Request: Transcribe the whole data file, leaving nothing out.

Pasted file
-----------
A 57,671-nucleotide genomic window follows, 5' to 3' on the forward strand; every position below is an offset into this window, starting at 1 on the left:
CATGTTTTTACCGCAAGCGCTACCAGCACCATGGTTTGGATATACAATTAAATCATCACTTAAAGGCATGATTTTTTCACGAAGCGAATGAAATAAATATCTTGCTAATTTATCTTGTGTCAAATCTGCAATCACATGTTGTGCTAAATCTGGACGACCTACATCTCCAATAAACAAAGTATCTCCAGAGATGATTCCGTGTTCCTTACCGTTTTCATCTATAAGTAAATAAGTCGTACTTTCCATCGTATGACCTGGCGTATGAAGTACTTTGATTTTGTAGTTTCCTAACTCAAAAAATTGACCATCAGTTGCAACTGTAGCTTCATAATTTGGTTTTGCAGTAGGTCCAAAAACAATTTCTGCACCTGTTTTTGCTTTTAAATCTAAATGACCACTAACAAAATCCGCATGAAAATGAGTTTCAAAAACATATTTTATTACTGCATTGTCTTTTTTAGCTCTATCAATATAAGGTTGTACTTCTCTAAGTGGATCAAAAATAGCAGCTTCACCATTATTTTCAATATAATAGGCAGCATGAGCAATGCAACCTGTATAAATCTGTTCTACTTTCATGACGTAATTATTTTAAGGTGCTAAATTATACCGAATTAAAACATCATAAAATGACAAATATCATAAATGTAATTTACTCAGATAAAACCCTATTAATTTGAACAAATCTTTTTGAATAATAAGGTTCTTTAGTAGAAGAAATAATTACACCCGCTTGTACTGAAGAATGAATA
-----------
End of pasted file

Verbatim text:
A 57,671-nucleotide genomic window follows, 5' to 3' on the forward strand; every position below is an offset into this window, starting at 1 on the left:
CATGTTTTTACCGCAAGCGCTACCAGCACCATGGTTTGGATATACAATTAAATCATCACTTAAAGGCATGATTTTTTCACGAAGCGAATGAAATAAATATCTTGCTAATTTATCTTGTGTCAAATCTGCAATCACATGTTGTGCTAAATCTGGACGACCTACATCTCCAATAAACAAAGTATCTCCAGAGATGATTCCGTGTTCCTTACCGTTTTCATCTATAAGTAAATAAGTCGTACTTTCCATCGTATGACCTGGCGTATGAAGTACTTTGATTTTGTAGTTTCCTAACTCAAAAAATTGACCATCAGTTGCAACTGTAGCTTCATAATTTGGTTTTGCAGTAGGTCCAAAAACAATTTCTGCACCTGTTTTTGCTTTTAAATCTAAATGACCACTAACAAAATCCGCATGAAAATGAGTTTCAAAAACATATTTTATTACTGCATTGTCTTTTTTAGCTCTATCAATATAAGGTTGTACTTCTCTAAGTGGATCAAAAATAGCAGCTTCACCATTATTTTCAATATAATAGGCAGCATGAGCAATGCAACCTGTATAAATCTGTTCTACTTTCATGACGTAATTATTTTAAGGTGCTAAATTATACCGAATTAAAACATCATAAAATGACAAATATCATAAATGTAATTTACTCAGATAAAACCCTATTAATTTGAACAAATCTTTTTGAATAATAAGGTTCTTTAGTAGAAGAAATAATTACACCCGCTTGTACTGAAGAATGAATA